* Aluminium Q1 deals slip 6 pct from Q4 2012 record of $254
* Deals represent bottom offer from a producer
* Alcoa, BHP asking for higher terms, yet to settle
By Osamu Tsukimori
TOKYO, Dec 12 Japanese buyers have agreed an
aluminium premium of $240 per tonne with Rio Tinto Alcan
for some January to March shipments, down from a record
this quarter, reflecting easing demand as the world's third
largest economy slips into recession.
The terms, according to three sources, were at the bottom
end of a range of offers by producers, below $247 offered by
Alcoa and $249 offered by BHP, two of the sources said.
The deals, expected to be agreed as soon as next week, will
set a benchmark price for the region. Premiums are paid over the
benchmark London Metal Exchange (LME) cash price to secure
Still, premiums remain lofty, more than double this year's
first quarter terms of $112 and down just 6 percent from a
record $254 to $255 for the current quarter.
They have been inflated mainly due to large stocks locked up
by banks in financing deals, and behind long queues at
warehouses, which make it difficult for manufacturers to access
"The main reason is lower demand in Japan itself," said
Daniel Briesemann, commodities analyst at Commerzbank in
"Japanese aluminium consumers have gained more power in the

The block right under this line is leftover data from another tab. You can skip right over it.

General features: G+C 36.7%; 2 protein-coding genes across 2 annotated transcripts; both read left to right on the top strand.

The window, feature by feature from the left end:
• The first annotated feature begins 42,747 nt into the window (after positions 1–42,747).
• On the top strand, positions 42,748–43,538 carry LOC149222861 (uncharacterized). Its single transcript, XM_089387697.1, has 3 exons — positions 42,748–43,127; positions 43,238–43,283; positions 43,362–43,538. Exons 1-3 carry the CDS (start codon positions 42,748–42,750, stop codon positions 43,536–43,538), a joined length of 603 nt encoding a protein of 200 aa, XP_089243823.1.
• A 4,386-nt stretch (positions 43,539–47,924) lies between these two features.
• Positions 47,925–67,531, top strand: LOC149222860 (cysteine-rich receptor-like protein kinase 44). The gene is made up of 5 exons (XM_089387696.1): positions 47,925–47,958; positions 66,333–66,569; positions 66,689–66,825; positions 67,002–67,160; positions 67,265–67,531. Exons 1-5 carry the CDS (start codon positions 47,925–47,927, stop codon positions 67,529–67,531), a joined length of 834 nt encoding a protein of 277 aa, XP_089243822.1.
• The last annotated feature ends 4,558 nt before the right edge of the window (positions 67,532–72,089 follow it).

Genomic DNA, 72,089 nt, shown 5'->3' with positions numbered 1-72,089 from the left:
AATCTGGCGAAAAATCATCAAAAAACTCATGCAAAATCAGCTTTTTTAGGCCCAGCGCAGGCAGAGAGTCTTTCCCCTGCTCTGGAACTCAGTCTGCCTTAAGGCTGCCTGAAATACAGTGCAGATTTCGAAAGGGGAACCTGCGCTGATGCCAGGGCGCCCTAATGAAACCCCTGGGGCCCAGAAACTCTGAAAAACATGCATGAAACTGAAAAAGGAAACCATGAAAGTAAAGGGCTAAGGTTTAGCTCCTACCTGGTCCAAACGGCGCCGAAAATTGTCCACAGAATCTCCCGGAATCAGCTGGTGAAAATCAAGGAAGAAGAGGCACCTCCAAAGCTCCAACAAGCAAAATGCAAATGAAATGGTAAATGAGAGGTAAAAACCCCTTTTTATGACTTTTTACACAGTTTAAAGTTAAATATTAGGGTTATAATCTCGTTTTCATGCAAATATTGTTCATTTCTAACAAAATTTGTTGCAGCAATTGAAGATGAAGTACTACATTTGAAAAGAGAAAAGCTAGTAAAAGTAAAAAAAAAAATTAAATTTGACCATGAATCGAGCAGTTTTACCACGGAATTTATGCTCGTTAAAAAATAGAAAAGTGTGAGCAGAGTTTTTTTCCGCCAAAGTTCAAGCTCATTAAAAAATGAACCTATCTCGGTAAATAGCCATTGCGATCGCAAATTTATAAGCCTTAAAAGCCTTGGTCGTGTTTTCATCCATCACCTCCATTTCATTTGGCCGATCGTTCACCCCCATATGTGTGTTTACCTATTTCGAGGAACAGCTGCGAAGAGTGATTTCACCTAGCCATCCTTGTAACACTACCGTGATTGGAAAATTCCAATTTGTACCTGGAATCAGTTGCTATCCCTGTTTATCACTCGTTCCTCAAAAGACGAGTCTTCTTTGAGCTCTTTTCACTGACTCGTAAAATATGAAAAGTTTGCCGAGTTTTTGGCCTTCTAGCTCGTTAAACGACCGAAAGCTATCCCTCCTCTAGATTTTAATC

negotiations, due to the fact that there is lower (automotive)
production in Japan, and therefore lower demand for aluminium.
But if we see signs that demand is picking up, I think we will
see higher premiums again," he added.
A fall in the fee for buyers in Japan, who are Asia's
biggest importers of the metal, will be the first in more than a
Demand has deteriorated in the country's domestic auto and
electronics sectors, while its exports have been hit by a global
growth slowdown and a territorial dispute with China.
Japan's economy contracted for a second straight quarter in
July-September, indicating that weak global demand nudged the
export-reliant economy into a mild recession.
Toyota Motor Corp also expects Japan vehicle sales
to fall by a fifth next year, in part due to the end of
government tax incentives for fuel-efficient automobiles.
"Some deals have settled at $240 with Rio. Others are still
in talks," a source at a global aluminium producer said. "(Rio)
seems selling quite well so far, better than what they had
Negotiations with Alcoa and BHP are likely to be set some
time next week, said a source at a trading house in Japan.
"A benchmark price range of $240-$245 does not look
peculiar," the source told Reuters.
Financial deals that lock up stocks typically involve
traders buying physical metal and simultaneously selling forward
at a profit, while striking a cheap storage deal in the interim.
High premiums and government subsidies have helped keep
afloat many smelters that would otherwise have been forced shut
by a drop in global prices.